The Center for Energy and Natural Resources (CENR) is an independent institution that engages parties throughout the energy sector to increase capacity and accomplish academic research. When it was looking into the renewable energy market in 2014, CENR found varied results on costs and availability. One recently installed solar system for a large operator in Kosovo had the capacity to produce up to 15 kW per hour and had a total cost — including installation, battery and monitoring — of 60,530 euros. Household systems are a bit cheaper. Panels range from about 2,000 euros for 2.94 kW per hour to 7,000 euros for 8.64 kW per hour, depending on factors such as where they were made, transportation costs and taxes. The battery system, which is required for storing electricity, costs about 10,000 euros. However, most companies do not keep panels in stock, and installation and maintenance costs depend on the vendor.
Whether Kosovars sign on to buy and install solar panels will depend on several factors, including household income, how houses have been constructed and if they can handle the weight of the panels. CENR found that most homes surveyed in Kosovo rank insulating their homes before purchasing this kind of system in order of importance. With limited funds, the incentives for home solar production are not yet sufficient. Significantly, CENR found that one of the largest energy expenditures here was heating water for showers, laundry and cleaning. This cost could be displaced by household solar water heaters.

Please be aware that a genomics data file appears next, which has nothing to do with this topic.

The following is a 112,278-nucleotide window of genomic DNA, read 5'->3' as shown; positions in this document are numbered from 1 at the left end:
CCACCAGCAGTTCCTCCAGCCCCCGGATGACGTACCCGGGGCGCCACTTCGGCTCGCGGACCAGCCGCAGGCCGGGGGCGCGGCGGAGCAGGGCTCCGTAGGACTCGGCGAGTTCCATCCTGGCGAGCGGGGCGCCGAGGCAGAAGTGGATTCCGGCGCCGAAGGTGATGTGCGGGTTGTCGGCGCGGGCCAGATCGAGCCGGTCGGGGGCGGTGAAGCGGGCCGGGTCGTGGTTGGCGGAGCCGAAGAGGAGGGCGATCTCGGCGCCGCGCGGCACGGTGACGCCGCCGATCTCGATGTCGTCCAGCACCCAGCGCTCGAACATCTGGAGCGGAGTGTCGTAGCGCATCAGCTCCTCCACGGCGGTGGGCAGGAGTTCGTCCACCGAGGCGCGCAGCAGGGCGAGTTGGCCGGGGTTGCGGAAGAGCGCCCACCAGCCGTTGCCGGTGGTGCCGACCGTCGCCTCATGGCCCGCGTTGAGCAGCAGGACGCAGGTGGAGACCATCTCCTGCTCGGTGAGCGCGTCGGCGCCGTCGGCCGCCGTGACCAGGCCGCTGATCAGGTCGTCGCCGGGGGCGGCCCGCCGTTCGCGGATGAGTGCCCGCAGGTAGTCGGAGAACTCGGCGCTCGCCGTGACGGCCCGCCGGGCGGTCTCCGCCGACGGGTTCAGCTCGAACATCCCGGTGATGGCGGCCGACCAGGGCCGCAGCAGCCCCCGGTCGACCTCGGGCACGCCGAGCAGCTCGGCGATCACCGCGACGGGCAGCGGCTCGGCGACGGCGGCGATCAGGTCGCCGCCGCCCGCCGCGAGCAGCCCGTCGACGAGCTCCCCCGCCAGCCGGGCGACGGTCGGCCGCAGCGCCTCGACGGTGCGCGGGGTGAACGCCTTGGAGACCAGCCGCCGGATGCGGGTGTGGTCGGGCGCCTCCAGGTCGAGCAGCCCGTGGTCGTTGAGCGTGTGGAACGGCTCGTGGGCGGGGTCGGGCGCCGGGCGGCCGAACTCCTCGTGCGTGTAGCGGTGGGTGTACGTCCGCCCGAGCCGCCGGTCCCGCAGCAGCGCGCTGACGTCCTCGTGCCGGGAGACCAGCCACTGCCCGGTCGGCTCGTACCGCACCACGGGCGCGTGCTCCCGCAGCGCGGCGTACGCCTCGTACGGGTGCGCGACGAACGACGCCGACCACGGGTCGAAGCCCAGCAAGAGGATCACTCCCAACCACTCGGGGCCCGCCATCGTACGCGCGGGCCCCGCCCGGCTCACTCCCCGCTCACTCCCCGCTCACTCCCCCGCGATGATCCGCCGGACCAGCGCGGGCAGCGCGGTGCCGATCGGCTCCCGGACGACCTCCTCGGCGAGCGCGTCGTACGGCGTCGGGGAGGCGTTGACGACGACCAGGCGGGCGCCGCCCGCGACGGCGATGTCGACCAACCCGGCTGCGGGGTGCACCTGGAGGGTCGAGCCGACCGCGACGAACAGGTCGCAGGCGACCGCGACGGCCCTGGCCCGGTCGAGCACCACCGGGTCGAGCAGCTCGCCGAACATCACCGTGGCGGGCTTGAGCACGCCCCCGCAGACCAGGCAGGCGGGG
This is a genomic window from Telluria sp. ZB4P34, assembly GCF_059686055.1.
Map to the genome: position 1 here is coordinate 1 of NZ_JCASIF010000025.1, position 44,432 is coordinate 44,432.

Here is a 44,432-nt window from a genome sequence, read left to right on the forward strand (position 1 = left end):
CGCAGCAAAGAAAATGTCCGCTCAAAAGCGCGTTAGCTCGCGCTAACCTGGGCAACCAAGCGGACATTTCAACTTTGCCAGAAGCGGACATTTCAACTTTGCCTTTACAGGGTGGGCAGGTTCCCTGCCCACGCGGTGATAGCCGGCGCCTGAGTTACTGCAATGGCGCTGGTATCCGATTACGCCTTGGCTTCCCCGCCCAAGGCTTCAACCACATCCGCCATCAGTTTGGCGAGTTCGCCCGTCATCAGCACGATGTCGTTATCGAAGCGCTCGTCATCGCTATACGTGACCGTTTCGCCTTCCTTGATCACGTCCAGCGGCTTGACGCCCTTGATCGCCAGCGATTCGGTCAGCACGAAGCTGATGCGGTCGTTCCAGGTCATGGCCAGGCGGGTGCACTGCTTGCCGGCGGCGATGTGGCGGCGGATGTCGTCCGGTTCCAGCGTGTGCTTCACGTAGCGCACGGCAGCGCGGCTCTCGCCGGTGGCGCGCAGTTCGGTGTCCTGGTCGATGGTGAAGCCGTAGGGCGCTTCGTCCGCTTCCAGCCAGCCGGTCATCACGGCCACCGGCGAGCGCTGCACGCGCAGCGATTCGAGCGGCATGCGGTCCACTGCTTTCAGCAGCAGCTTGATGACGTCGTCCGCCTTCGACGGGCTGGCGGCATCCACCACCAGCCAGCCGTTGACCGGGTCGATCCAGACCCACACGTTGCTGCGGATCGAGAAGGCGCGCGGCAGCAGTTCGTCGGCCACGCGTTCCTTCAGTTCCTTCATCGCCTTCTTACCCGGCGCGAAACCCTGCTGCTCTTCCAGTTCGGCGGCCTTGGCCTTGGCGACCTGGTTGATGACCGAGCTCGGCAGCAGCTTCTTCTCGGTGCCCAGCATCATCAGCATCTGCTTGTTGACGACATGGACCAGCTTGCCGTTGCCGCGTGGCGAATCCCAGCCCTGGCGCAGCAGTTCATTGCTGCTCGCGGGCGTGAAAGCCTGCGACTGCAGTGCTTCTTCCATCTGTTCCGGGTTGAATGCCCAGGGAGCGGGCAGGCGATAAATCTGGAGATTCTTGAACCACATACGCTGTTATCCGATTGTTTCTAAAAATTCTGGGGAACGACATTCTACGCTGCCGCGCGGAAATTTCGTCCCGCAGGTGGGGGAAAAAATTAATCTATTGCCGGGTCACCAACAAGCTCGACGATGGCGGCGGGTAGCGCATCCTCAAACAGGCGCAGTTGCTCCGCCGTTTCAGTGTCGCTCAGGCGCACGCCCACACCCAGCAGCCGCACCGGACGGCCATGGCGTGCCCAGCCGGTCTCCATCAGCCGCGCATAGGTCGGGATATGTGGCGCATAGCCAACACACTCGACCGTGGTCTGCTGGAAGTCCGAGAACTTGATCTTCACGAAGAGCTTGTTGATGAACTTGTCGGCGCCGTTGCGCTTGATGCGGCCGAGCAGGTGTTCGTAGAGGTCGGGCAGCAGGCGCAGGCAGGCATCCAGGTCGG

The original renewable resource
There’s no ignoring wood fuels as a part of the energy profile of the country. Wood serves as a significant economic solution for heating and cooking needs and can be more reliable in Kosovo than electricity. Often, for households that cannot afford electricity, wood fuels are the primary energy source. Based on research that CENR and the United Nations Food and Agriculture Organization have done on wood fuel consumption, the average household consumes 8.24 cubic meters. This amount varies depending on the location, size, surface area and income of the household, as well as the weather and reliability of electricity in the area. The study estimates that household consumption of wood fuels on an annual basis is approximately 2.1 million cubic meters. Another 217 cubic meters is consumed by schools, bakeries and tourism facilities.